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Page 205
A History of Austin's Newest General Aviation Airport
W. H
About the Author
Entrepreneur and developer Ron W.
Henriksen has an enterprising past. In his
teens he won first place at his junior high
school science fair for constructing a wire-
less telephone. In his twenties he launched
his first aviation-related business while still
in college. In his late thirties, he built a mul-
timillion dollar telecommunications company
and obtained a U.S. patent for an improved
bi-directional ratchet. In his fifties, he built
the Houston Executive Airport. And in his
sixties Ron designed and constructed, Austin
Executive Airport, one of the nation's newest
business aviation airports.
Ron learned to fly at twenty-one, was
instantly enamored with the flying life, and
quickly earned his private pilot license fol-
lowed by commercial, multi-engine, and in-
strument licenses and later obtained an air-
line transport pilot (ATP) certificate, flight
engineer certificate, and type rating on the
Boeing 727.
In college he founded Huntsville Aviation
to lease and operate the Huntsville Munici-
pal Airport in Huntsville, Texas. Airports
are notorious money losers. To counter the
trend, Ron's budding airport management
company became a Cessna Aircraft Company
approved dealer, operated an FAA-approved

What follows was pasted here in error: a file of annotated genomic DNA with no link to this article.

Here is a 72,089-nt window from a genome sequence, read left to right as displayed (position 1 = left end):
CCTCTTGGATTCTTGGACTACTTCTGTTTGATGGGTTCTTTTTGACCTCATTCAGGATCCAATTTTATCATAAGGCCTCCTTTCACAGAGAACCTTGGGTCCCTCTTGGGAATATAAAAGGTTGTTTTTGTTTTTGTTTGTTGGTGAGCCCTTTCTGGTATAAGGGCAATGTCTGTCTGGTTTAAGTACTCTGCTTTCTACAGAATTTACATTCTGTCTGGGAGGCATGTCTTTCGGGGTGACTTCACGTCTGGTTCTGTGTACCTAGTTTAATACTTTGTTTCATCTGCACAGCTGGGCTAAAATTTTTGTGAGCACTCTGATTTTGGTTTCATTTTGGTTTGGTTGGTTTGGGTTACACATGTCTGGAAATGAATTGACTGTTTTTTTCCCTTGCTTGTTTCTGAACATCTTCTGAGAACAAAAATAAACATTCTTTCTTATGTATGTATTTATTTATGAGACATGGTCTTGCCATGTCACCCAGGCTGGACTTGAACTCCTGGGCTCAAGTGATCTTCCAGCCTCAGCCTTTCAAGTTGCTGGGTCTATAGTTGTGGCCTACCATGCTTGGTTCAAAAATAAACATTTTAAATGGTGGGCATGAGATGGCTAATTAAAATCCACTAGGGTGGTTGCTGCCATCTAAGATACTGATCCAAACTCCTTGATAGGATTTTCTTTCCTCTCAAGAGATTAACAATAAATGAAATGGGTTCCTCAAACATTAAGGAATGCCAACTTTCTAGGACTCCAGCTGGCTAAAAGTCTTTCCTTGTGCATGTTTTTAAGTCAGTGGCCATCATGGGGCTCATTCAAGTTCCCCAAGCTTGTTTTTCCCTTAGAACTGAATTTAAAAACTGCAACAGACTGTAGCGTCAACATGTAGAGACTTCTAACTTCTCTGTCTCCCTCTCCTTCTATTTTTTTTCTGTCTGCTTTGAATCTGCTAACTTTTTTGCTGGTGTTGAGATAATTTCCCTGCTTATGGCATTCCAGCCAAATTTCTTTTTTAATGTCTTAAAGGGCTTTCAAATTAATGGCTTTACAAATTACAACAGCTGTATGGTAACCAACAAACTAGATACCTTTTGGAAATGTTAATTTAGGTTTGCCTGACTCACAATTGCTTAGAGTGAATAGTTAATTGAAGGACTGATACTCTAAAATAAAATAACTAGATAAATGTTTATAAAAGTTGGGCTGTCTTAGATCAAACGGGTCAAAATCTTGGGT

flight school for ROTC students, and provided
air charter services for the National Parks
Division in the State of Texas. He sold the
airport business prior to graduating from Sam
Houston State University with a Bachelor of
Science in Mathematics.
After graduation, Ron began a 14-year
career as a corporate pilot captaining vari-
ous turboprop aircraft including a Beechcraft
King Air and Mitsubishi MU-2 and others.
After seven years flying a Swearingen Merlin
IIB for an oil company that eventually went
out of business, he changed careers and found-
ed American Telco, a long-distance telecom-
munications company that grew to 11 sales
offices, 300 employees, and 23,000 customers
throughout Texas.
Ron sold American Telco in June 1998
for $130 million (gold was selling for
$282 per ounce) to Dobson Wireline who
renamed the company Logix Communica-
tions. After the expiration of a two-year non-
compete agreement, he formed American
Lightwave Communications, a local exchange
carrier and internet service provider offer-
ing business customers local phone service,
long distance, and internet access. In 2002 he
purchased select assets of his former compa-
ny, Logix Communications, out of bankrupt-
cy and combined these assets with those of
American Lightwave Communications, and
now operates under the name Logix Com-
munications. After spending several years
restructuring the organization and return-
ing the company to profitability, Ron stepped